General Electric (NYSE:GE) has been a leader in industry since the 19th century.
Formed from a merger of the Edison General Electric Company and the Thomson-Houston Company, a manufacturer of dynamos and electric light, the company went on to produce a wide range of products for transportation, energy and household use.
Throughout its history, GE has been interested in promoting programs for educational excellence, improved health, and greater understanding between people.
GE's Philanthropic Commitment
For decades, the company has extended its influence and energy to the philanthropic arena, with a wide range of programs both nationally and internationally. Since 1892, the company has led the way in technological innovation and practical solutions.
However, over the years, GE has also become a force in the philanthropic community, providing funding for a variety of programs that have helped communities and nations advance technologically, academically, and sociologically.
GE and its CEO Jeff Immelt are members of the Committee Encouraging Corporate Philanthropy (CECP), a movement over 150 CEOs of many Fortune 500 Companies that believe societal improvement is critical to business performance. (More information on CECP here.)
The GE Foundation
General Electric began taking an interest in philanthropic efforts during the 1950s. The foundation began making grants in 1953, with funding for the American Red Cross, the United Negro College Fund, Massachusetts Institute of Technology, Johns Hopkins and other institutions to advance charitable air, education and research in the country.
Its Corporate Alumni became a model for corporate-sponsored education gift-giving for the nation. In the 1990s, GE began to expand its philanthropic interests outside the country to advance education opportunities and environmental understanding around the world.
Advancing Healthcare in Developing Nations via SEED Program
GE's interest in helping to fund advances in healthcare in poor nations around the world is a relatively recent outgrowth of the company's efforts. Donating ultrasound machines, x-rays and other equipment requires intensive research into whether these nations are able to utilize the equipment properly.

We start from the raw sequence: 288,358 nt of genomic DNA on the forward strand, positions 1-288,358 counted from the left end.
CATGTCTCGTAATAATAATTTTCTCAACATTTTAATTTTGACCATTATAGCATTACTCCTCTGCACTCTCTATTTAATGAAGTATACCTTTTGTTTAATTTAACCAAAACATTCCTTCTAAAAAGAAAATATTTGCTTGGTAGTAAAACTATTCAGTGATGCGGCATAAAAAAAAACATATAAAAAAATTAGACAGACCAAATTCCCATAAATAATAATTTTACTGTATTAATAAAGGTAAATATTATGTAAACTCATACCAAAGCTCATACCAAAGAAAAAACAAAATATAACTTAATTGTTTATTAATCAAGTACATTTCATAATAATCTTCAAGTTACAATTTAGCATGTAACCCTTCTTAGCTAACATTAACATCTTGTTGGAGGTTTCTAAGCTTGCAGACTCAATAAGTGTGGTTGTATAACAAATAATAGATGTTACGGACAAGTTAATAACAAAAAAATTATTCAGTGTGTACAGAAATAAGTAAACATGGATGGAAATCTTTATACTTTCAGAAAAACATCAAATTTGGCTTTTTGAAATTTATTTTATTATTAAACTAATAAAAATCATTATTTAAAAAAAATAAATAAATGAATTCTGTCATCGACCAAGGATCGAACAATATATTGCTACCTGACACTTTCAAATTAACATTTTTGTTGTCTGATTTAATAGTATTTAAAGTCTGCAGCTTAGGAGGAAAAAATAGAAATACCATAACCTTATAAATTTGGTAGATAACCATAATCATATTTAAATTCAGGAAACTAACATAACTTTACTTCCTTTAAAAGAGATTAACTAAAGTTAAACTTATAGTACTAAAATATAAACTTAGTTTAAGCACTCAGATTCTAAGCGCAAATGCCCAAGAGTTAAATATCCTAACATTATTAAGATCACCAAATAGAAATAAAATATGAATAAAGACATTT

The GE Foundation has awarded more the $100 million to health projects in 15 countries since 2004. The company's latest teaming with the SEED organization will bring the Vscan ultrasound unit to areas of undeveloped countries that have little access to high-tech medical equipped.
SEED works with the Peace Corps to train volunteer doctors and nurses for work in some of the most medically underserved nations on the planet. These ultrasound units, about the size of a smartphone, can help to monitor fetuses, detect heart problems and check for internal bleeding, saving thousands of lives each year in these areas.
Philanthropic Efforts As Investments
The leadership at GE doesn't engage in philanthropic programs only for "feel-good" reasons. These efforts have helped the company both understand the needs of these developing countries, and design new products to fill demand.
CECP is one of many portals GE uses to more deeply understand who their colleagues and competitors are in countries in which they work-a powerful network for understanding international capital flows and markets.
Many argue that engaging in corporate philanthropy propels companies like GE to examine the policies shaping the company more critically; in addition, highlighting corporate engagement in social and environmental issues is increasingly important for retaining high-level employees, particularly of younger generations.
Both CEO Jeff Immelt and Vice President for Corporate Citizenship Bob Corcoran appreciate the value of the foundation's work in advancing GE's overall goals of higher profits and increased shareholder value.
Positive Conclusion For GE Investors
A company as global and deeply entrenched in industry as GE must be thinking strategically and creatively at all levels to continue progressing and competing with its peers and consistently delivering what its shareholders expect.
Harnessing philanthropic programs as tools for deeper global understanding and sharper sense of markets is critical for R&D, building company morale, and moving forward in an increasingly interconnected world.
GE shareholders should be very optimistic on GE's engagement with CECP and its own foundation work, along with increasing efforts to focus on its core business, and a lineup of potentially very strong successors to Jeff Immelt.
Disclosure: I have no positions in any stocks mentioned, and no plans to initiate any positions within the next 72 hours. I wrote this article myself, and it expresses my own opinions. I am not receiving compensation for it (other than from Seeking Alpha). I have no business relationship with any company whose stock is mentioned in this article.